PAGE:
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46709 Posts in 5588 Topics by 13297 Members Latest Member: - Shane786 Most online today: 26 - most online ever: 429 (November 03, 2007, 04:35:43 AM)
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Author Topic: Do you think I can use this mechanic legal?  (Read 2247 times)
Gunnox (Gustav)
Member

Posts: 35


« on: September 03, 2010, 11:25:08 AM »

Hi i'm new here to the forge and are currently working on my tabletop RPG called DrakeStrike which can be found on drakestrike.webs.com. Anyway do you think I can use this mechanic legal:
That all attribute points before 5 is a 1- modifier, 5 is neutral and all points after 5 is 1+ modifier

Why I ask is because this mechanic is somewhat like the Dungeons and Dragons stat mechanic and I really find this mechanic interesting so I want to use it.
What do you think/know?
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Jim D.
Member

Posts: 52


WWW
« Reply #1 on: September 03, 2010, 12:11:49 PM »

Howdy!  Glad you came to join us.

Incidentally, standard practice is that we like to work with real names; Ron's mentioned it's hard to have meaningful conversations with handles.  If you could provide a first name in your display name, signature, or profile, that'd be much appreciated.

wrt your question:  I don't think there's a question of legality here at all.  It's a little silly to trademark/patent/whatever the rights to having increasing/decreasing stats modify die rolls, otherwise a lot of systems would fall apart at the seams.  Unless you're using copyrighted content (which you aren't), it's nothing to worry about.  I've seen a hundred systems use 3d6 stats and d20 rolls per the style of Dungeons & Dragons, and no one's had a bad word to say.  d20 is open license these days anyway, so even if someone had a problem, there's no legal ramifications regardless.

I'd love to see you talk about what's so fascinating about this mechanic and how it interplays with your system, but that probably belongs in First Thoughts.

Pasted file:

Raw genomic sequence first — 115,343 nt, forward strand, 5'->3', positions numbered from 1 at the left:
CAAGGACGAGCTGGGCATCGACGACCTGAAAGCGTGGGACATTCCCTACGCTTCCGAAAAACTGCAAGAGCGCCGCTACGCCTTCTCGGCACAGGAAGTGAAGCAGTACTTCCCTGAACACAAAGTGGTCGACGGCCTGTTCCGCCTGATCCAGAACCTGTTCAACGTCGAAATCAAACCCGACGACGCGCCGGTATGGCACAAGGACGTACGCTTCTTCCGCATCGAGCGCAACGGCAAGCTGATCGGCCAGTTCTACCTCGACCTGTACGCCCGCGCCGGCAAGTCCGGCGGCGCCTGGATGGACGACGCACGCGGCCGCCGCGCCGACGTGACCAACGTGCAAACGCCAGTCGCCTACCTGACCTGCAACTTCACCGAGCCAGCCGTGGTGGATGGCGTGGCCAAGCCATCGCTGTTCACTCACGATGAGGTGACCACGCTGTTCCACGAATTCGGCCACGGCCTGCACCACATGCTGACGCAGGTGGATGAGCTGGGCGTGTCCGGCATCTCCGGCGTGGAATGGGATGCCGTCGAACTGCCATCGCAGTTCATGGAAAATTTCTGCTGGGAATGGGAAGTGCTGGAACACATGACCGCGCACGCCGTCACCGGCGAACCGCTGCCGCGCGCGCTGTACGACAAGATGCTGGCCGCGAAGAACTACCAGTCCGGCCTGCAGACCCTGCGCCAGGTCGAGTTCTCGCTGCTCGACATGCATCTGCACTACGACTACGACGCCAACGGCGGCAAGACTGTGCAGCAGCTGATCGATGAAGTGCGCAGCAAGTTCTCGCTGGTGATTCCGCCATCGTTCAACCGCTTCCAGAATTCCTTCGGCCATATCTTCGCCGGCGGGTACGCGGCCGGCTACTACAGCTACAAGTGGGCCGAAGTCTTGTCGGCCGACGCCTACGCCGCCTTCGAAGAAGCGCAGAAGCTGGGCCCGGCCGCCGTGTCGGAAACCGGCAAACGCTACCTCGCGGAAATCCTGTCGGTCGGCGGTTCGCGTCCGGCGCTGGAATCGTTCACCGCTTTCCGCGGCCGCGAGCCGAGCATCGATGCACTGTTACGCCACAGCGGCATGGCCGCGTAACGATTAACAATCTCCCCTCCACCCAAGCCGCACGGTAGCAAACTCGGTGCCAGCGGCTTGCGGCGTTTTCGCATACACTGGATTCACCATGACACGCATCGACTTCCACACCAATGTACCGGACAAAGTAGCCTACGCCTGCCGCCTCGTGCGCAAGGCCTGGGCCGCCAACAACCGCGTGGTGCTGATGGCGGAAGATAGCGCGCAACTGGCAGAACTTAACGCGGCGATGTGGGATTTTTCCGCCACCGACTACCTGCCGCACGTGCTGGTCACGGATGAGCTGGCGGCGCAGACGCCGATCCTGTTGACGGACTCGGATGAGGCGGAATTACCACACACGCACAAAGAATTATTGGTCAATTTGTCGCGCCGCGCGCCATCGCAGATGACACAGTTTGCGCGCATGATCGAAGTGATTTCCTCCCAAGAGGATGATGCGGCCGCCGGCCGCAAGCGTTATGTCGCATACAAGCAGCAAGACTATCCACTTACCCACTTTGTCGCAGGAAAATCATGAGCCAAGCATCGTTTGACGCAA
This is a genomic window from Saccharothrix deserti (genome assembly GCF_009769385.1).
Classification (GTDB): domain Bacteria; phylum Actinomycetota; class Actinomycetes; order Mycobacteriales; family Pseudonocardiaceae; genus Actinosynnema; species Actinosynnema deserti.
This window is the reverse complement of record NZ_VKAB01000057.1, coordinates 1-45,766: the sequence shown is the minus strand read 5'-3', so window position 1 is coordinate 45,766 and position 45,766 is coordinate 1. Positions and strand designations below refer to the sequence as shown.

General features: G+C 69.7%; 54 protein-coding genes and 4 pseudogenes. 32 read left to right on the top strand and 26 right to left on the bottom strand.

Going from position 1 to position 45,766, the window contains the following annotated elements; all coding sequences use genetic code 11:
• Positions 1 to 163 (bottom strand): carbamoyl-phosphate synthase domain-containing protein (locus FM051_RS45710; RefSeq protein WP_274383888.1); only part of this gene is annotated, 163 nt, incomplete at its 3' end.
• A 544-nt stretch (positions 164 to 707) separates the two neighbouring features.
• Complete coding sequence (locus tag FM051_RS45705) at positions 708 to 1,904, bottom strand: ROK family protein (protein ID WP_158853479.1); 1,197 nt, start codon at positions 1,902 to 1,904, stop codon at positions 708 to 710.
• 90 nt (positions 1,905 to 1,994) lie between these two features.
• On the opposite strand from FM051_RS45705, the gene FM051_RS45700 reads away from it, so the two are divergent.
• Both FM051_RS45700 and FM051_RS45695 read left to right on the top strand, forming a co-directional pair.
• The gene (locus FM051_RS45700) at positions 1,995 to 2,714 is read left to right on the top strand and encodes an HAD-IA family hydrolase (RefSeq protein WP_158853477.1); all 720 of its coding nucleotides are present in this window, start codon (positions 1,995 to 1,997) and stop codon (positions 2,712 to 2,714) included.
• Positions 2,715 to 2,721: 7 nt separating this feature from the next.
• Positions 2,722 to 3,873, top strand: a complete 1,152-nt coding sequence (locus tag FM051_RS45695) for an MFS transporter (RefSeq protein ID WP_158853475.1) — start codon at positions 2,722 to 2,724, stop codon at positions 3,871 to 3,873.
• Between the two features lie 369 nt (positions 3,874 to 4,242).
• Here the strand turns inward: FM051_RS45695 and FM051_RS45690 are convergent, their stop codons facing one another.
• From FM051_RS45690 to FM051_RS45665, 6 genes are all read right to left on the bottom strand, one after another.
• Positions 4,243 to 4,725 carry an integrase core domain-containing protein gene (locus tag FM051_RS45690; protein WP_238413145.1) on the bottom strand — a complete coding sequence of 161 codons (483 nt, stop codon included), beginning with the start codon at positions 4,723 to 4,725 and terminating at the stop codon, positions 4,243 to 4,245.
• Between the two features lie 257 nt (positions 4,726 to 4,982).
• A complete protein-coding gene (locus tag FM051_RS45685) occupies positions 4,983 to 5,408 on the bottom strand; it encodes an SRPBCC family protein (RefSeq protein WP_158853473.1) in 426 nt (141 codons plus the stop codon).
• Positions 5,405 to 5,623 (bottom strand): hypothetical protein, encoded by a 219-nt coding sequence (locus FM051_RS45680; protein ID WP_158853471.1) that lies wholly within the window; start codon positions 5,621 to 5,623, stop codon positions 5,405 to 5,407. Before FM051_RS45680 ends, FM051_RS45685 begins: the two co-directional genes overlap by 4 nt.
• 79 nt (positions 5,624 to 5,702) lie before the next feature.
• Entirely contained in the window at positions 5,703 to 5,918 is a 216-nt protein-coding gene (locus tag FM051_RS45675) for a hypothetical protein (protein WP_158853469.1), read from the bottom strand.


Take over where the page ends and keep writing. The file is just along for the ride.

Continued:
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Gunnox (Gustav)
Member

Posts: 35


« Reply #2 on: September 03, 2010, 12:17:52 PM »

Ok, thank you for the information!
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Gunnox (Gustav)
Member

Posts: 35


« Reply #3 on: September 04, 2010, 01:21:54 PM »

I also have another question, if d20 is a open license then does it mean that i can use the creature and class names used in the SRD of D&D 3.5 edition?
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Chris_Chinn
Member

Posts: 280


« Reply #4 on: September 04, 2010, 02:56:42 PM »

Hi Gustov,

You'll have to look at the specifics of the OGL license, but I believe so.  Thing is, most of the unique monsters (Beholders, Mindflayers, etc.) are not included for open use- general monsters like orcs, werewolves, ogres, etc. generally are.

On top of that, the OGL license does require that a percentage of any game you produce ALSO becomes Open License.  While that's not a huge deal in and of itself, it does mean that if you are marrying those parts of the game towards working with OGL- any future printings, revised editions, etc. will need you to fulfill the OGL requirements.

My recommendation is:
1) design your game to do what you want before anything else.
2) After you have a functioning game, decide if you really want to deal with OGL etc.  Generally, unless you're making your game to work with types of D&D, it's not going to help as much as be an annoyance at this time.

Chris
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Gunnox (Gustav)
Member

Posts: 35


« Reply #5 on: September 04, 2010, 03:19:57 PM »

Thank you for the information! BTW my name is Gustav not Gustov :D
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